Causes of Subchondral Sclerosis
As science and medicine evolve, new and more efficient treatments are being designed to treat debilitating diseases. Subchondral sclerosis is characterized by showing as increased bone mass and density just below the cartilage area in people suffering from osteoarthritis. It is usually diagnosed through an X-ray during progressive stages of the condition when joint pain becomes more noticeable. Understanding what may increase the risks of subchondral sclerosis may help patients take appropriate preventative measures to lessen the impacts of developing osteoarthritis.
In this OneHowTo article we explain what are the causes of subchondral sclerosis.
Studies indicate that there is a strong genetic predisposition for developing osteoarthritis (OA) and subchondral sclerosis. It is reported that certain gene mutations may lead to specific bone structures and joint malformations, hence increasing the chances of developing the disease. People born with abnormal joint structure may be placing extra pressure on certain joint points that could exacerbate the chances of suffering from subchondral sclerosis.
Additionally, women are more likely to experience symptoms of OA when entering the menopause phase. During menopause women tend to experience a drop in estrogen levels that has been linked to a loss of bone density and mass. Men on the other hand, are more likely to develop OA before the age of 50.
Excess weight and obesity
Carrying excess weight and/or being overweight can be bearing on the joints. Bones have to support a stronger load and a greater effort is being required for everyday movement. Additionally, obesity tends to be correlated with leading a sedentary life, which can be detrimental to optimal bone health.
Another element of carrying excess weight around the body is being related to a higher level of inflammatory cytokines and toxins stored in adipose tissue. This may prove to be detrimental for cartilage tissue and joints. Higher inflammation levels in the body may onset attacks from the immune system on bone structure and cartilage tissue.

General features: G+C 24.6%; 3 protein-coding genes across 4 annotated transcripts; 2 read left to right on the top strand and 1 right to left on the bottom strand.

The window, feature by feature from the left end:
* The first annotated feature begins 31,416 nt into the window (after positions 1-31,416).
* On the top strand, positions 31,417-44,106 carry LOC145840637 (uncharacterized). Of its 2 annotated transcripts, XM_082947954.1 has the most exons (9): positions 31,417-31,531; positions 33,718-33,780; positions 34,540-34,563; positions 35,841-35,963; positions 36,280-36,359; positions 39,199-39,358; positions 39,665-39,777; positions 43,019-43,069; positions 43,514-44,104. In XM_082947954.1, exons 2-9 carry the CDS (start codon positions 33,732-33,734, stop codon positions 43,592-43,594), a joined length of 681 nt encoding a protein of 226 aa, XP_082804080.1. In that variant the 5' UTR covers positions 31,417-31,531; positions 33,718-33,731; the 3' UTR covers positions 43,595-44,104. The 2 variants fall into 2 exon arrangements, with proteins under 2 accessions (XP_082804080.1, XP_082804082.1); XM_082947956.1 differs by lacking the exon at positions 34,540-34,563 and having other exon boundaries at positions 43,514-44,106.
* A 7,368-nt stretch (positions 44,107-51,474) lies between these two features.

Physical movement and exercise
Physical activity is often recommended for optimal health. Weight training has been attributed to stronger bone health given that the body will respond to the stress of exercise by increasing bone mass and fueling strength. Resistance training will also strengthen muscle mass and connective tissue.
However, exercise can also be too strenuous on the body especially in the form of high impact exercise. Too much impact can cause excessive bone formation, micro-damage and vascular invasion, which may actually reduce joint elasticity and contribute to subchondral sclerosis.
Arm or leg injuries
Moving and exercising in a safe and controlled manner will prevent both short term and long term injuries. A large part of injury recovery is making sure that the joint or bone has healed completely and will not resurface later on.
A joint or bone injury can develop into post-traumatic OA. Meniscus, ligament or bone fractures tend to be fairly common for many athletes in competitive sports. These injuries often promote cartilage degeneration and further micro-damage that could onset the development of the first symptoms of subchondral sclerosis.
This article is merely informative, oneHOWTO does not have the authority to prescribe any medical treatments or create a diagnosis. We invite you to visit your doctor if you have any type of condition or pain.
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